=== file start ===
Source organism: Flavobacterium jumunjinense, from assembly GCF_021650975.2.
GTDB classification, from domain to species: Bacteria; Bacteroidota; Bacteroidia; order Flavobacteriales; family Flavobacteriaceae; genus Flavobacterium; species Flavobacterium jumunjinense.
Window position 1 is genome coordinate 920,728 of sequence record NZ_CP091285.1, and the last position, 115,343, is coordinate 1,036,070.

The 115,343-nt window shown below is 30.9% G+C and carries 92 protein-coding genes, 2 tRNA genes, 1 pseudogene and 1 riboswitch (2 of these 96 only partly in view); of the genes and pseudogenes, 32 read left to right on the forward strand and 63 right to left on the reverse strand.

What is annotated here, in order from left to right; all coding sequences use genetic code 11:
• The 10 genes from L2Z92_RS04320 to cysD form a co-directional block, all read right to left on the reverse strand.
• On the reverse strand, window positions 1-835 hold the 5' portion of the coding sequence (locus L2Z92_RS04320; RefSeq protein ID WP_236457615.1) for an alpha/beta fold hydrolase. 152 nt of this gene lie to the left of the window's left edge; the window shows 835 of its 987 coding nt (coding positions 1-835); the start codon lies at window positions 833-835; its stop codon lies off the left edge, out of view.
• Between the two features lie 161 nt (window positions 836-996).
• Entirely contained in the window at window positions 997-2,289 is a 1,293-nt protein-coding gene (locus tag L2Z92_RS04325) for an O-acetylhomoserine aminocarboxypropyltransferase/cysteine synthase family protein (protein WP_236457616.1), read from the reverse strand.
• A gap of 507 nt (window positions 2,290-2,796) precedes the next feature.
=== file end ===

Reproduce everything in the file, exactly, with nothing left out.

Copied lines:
Source organism: Flavobacterium jumunjinense, from assembly GCF_021650975.2.
GTDB classification, from domain to species: Bacteria; Bacteroidota; Bacteroidia; order Flavobacteriales; family Flavobacteriaceae; genus Flavobacterium; species Flavobacterium jumunjinense.
Window position 1 is genome coordinate 920,728 of sequence record NZ_CP091285.1, and the last position, 115,343, is coordinate 1,036,070.

The 115,343-nt window shown below is 30.9% G+C and carries 92 protein-coding genes, 2 tRNA genes, 1 pseudogene and 1 riboswitch (2 of these 96 only partly in view); of the genes and pseudogenes, 32 read left to right on the forward strand and 63 right to left on the reverse strand.

What is annotated here, in order from left to right; all coding sequences use genetic code 11:
• The 10 genes from L2Z92_RS04320 to cysD form a co-directional block, all read right to left on the reverse strand.
• On the reverse strand, window positions 1-835 hold the 5' portion of the coding sequence (locus L2Z92_RS04320; RefSeq protein ID WP_236457615.1) for an alpha/beta fold hydrolase. 152 nt of this gene lie to the left of the window's left edge; the window shows 835 of its 987 coding nt (coding positions 1-835); the start codon lies at window positions 833-835; its stop codon lies off the left edge, out of view.
• Between the two features lie 161 nt (window positions 836-996).
• Entirely contained in the window at window positions 997-2,289 is a 1,293-nt protein-coding gene (locus tag L2Z92_RS04325) for an O-acetylhomoserine aminocarboxypropyltransferase/cysteine synthase family protein (protein WP_236457616.1), read from the reverse strand.
• A gap of 507 nt (window positions 2,290-2,796) precedes the next feature.